With 2,710 deaths resulting in prescription drug overdoses last year, and after a bitter 10-year political debate, a Florida pain-pill database was launched on October 18. The purpose of enacting this new computer system is to help the medical community curtail drug addicts and traffickers from obtaining large quantities of pain pills. Unfortunately, Florida is one of the top states for illegal pain pill transactions in the southeast.
One of the proposed benefits of the system is to give doctors the ability to look up if a patient has gotten a prescription medication elsewhere – a crime recently named “doctor shopping.”
But some experts have observed the system’s loopholes. For example, pharmacies have seven days to report the prescriptions they fill, and according to those in opposition, that’s plenty of time for a person to obtain more drugs from another provider. In addition, doctors and pharmacists are not required to check patients into the system before writing or filling a prescription.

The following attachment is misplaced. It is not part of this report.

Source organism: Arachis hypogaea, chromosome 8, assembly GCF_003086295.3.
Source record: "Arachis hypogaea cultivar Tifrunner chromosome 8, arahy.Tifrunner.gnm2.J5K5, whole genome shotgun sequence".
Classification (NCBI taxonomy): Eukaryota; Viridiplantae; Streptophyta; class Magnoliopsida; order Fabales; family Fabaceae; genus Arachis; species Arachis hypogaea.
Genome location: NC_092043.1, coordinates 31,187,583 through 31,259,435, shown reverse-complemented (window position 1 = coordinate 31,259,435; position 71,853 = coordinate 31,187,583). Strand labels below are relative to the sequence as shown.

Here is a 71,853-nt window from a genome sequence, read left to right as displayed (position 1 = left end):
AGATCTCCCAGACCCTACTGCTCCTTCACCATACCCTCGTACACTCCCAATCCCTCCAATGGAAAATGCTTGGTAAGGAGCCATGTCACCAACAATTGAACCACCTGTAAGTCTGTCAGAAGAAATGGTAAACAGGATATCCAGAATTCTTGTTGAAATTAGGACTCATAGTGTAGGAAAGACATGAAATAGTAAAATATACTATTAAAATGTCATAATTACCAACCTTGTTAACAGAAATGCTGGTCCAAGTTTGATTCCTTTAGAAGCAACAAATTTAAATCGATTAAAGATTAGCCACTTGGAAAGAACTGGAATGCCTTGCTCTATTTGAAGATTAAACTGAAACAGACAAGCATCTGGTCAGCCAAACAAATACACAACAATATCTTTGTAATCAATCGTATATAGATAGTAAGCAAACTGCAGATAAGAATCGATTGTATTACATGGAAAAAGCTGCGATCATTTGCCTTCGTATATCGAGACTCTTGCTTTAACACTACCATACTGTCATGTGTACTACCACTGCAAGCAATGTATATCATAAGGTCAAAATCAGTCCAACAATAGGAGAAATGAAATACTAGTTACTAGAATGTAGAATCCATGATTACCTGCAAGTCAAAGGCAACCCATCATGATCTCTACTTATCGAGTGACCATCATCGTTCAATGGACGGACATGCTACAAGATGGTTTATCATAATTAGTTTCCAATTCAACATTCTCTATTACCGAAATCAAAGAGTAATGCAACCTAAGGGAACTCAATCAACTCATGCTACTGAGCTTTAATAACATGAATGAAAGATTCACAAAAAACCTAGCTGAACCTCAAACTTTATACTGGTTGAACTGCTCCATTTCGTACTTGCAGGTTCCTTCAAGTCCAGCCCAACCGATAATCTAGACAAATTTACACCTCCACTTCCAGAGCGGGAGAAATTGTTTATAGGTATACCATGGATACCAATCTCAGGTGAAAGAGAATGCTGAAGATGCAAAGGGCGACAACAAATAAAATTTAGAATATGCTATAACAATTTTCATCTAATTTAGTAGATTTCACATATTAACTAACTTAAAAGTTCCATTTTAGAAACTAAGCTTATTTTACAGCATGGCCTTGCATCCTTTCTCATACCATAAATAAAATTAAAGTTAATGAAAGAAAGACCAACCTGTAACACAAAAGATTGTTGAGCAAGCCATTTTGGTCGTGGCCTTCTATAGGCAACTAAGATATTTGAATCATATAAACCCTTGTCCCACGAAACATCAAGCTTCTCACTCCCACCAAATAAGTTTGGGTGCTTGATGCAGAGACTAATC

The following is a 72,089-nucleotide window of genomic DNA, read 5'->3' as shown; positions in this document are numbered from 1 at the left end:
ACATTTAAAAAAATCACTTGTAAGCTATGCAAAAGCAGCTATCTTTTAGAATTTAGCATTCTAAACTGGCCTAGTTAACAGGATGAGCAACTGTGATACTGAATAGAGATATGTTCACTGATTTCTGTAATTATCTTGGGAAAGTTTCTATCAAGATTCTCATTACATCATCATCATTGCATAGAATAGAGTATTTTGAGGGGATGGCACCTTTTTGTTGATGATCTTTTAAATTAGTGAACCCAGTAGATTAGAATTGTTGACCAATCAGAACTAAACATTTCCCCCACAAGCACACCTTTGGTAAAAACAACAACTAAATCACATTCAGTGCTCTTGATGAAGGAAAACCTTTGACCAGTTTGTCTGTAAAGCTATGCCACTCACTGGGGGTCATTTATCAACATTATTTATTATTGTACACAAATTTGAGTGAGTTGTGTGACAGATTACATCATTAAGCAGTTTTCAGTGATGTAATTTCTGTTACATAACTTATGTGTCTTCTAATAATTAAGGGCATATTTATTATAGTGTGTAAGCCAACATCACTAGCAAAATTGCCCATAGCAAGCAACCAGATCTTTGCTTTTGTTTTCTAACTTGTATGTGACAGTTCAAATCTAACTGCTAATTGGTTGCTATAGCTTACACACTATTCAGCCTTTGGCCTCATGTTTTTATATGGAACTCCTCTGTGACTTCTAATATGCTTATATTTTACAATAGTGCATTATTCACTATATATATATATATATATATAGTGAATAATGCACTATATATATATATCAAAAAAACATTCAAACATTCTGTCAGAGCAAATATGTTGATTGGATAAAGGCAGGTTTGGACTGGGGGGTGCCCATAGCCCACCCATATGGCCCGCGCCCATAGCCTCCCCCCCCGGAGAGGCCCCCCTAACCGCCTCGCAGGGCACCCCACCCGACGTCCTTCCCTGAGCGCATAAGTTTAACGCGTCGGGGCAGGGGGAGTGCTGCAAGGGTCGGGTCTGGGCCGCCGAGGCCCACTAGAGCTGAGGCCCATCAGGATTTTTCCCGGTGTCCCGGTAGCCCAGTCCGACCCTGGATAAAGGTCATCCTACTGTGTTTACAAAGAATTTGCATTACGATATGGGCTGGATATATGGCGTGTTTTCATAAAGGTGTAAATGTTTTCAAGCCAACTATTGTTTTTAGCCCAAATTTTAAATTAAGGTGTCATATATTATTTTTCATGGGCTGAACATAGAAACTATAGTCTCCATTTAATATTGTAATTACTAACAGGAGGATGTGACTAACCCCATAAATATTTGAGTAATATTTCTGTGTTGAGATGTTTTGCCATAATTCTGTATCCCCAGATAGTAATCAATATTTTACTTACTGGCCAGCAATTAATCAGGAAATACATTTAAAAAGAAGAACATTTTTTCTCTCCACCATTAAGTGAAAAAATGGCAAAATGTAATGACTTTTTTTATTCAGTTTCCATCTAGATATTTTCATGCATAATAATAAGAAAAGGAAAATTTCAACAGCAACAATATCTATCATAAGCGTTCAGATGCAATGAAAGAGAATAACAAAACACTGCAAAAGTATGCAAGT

So how will this system affect those who legally and medically need prescription drugs? If you’re doctor or pharmacy is participating in the system, then your information along with your prescription will be filed and tracked by the Florida Department of Health.
Florida is the 39th state to enact a pain-pill database, and the obvious goal is to stop illegal prescription drug use. However, only time and participation from the medical community will tell if the database will stunt this life-threatening criminal activity.